Real Estate returns are also “Real” volatile… What other “investment” can go from thousands per month in positive cash flow to thousands (or even tens of thousands if tenants thrash the place) of negative cash flow overnight?
Welcome to David J.
It doesn't matter, ignorance of law is no defense. Since this guy appears to be in the US on a green card, he's doubly screwed. Even if he gets a suspended sentence he will be deported back to Uzebekistan and never allowed back.
Once again, remember that the US is a country that executes minors and retarded people. I don't think the prosecutors and the judiciary will look too kindly on a dumbass who was in too much of hurry to read the fine print.
FollowBefriend2 threads2,498 comments
More RE fodder from the NYT, this time about ARM resets and the sad FB's using them:
"It Seemed Like a Good Bet at the Time ... "
By BOB TEDESCHI
Published: September 24, 2006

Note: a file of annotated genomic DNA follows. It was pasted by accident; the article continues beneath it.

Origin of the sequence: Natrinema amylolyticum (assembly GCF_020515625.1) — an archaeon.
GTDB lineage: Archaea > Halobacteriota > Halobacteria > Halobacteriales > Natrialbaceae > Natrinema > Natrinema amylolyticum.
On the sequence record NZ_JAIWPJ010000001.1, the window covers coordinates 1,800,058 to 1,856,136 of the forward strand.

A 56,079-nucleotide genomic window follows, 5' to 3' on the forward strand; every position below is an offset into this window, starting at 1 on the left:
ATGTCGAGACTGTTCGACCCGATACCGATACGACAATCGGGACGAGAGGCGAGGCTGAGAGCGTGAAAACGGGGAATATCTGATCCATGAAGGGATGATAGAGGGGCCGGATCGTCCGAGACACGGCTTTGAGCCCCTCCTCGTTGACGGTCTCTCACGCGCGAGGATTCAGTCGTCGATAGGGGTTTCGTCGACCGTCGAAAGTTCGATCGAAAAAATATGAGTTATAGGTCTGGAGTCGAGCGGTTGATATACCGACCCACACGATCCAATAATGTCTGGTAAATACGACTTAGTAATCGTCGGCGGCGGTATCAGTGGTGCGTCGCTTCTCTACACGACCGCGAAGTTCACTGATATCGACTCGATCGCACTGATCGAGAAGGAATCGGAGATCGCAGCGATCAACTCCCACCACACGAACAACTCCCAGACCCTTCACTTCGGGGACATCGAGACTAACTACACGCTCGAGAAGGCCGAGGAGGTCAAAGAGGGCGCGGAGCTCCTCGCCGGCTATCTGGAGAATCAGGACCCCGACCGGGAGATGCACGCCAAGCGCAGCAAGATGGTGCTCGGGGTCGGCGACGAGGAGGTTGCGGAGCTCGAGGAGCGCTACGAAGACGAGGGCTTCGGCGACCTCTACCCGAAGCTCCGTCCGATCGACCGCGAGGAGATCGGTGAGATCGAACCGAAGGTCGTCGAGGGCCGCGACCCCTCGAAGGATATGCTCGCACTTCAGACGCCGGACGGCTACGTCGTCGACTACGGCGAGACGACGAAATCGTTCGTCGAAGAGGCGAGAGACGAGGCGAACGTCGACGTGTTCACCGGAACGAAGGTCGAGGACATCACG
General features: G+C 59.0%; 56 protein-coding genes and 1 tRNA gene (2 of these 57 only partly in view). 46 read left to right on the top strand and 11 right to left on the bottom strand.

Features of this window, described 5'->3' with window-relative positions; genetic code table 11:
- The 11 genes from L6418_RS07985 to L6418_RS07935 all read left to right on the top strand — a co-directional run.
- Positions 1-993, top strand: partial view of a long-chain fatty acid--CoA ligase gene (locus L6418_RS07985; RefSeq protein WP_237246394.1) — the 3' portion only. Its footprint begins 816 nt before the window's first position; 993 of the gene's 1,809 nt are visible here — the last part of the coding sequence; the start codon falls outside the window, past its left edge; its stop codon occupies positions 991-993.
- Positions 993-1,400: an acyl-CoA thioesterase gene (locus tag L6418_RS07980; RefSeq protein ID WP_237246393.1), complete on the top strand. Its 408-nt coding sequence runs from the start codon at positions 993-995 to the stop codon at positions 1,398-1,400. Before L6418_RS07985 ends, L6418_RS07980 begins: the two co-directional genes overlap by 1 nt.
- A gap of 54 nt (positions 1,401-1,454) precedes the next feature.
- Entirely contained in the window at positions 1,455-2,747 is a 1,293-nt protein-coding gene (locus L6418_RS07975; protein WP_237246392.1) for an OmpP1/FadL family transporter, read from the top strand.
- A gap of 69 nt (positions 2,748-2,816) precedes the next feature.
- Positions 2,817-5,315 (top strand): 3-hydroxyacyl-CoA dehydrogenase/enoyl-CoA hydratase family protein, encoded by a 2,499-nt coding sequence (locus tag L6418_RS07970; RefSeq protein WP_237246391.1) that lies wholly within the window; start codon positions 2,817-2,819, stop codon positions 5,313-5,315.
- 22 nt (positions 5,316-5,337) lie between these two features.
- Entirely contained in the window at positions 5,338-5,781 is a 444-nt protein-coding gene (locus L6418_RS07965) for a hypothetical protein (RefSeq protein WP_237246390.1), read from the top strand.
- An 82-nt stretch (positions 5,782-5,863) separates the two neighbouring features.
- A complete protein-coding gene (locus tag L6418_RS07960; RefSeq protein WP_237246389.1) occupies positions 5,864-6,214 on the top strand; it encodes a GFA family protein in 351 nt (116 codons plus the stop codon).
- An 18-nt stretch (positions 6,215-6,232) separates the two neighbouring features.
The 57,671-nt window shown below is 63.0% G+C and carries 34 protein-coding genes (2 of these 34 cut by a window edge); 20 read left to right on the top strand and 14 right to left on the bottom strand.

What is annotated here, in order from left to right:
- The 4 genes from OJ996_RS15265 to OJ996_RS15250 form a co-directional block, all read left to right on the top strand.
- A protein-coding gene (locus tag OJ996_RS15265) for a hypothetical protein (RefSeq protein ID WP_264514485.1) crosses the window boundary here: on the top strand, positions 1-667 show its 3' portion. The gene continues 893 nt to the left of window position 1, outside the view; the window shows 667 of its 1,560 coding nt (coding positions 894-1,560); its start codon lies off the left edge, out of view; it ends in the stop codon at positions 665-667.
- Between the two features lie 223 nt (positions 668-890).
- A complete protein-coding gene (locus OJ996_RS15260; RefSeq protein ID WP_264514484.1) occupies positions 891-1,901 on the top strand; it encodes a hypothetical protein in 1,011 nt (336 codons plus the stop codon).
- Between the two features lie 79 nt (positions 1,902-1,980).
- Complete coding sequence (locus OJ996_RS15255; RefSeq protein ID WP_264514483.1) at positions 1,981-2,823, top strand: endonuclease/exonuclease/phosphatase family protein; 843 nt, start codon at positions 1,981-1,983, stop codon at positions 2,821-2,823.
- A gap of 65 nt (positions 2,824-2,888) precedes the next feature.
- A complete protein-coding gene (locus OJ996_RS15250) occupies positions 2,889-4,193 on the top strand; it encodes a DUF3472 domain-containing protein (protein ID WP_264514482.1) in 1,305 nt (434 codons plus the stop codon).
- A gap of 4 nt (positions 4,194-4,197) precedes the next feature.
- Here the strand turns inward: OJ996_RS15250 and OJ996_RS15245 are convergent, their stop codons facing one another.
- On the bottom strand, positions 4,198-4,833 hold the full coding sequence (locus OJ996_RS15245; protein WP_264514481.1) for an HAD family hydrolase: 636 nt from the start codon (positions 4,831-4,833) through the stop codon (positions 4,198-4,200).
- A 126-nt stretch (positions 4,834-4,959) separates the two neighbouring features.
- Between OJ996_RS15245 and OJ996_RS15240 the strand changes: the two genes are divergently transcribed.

"On Nov. 1, the adjustable-rate mortgage, or ARM, she took out three years ago at the spectacular rate of 3.875 percent will get considerably more expensive. Ms. Rogers, a single mother of two living in a three-bedroom ranch in suburban Boston, faces a rate increase of three percentage points, raising her monthly house payment by $300, to $1,419, and putting her at a financial crossroads.
Her choices: keep the loan and run the risk of future increases, or ditch her adjustable mortgage in favor of a more stable loan with a higher monthly payment.
Ms. Rogers, a hairstylist working 32 hours a week, will have to work more in either case. The 6.85 percent 30-year fixed-rate loan she is considering would cost $100 a month more than her higher ARM payment, but it would at least protect her from future increases that could go far higher."
OK, I'm all for the American dream and all, but what is a single mother of 3 hairstylist doing with a $1400/month mortgage?
And another NYT article, this one more insipid and evil:
"A Soothing Voice Amid the Market’s Chicken Littles"
By FRED BROCK
Published: September 24, 2006
"NO WORRIES “The market is not crashing,” said Blanche Evans, the author of “Bubbles, Booms, and Busts: Make Money in Any Real Estate Market,” who sees the current housing slump as more of a breather.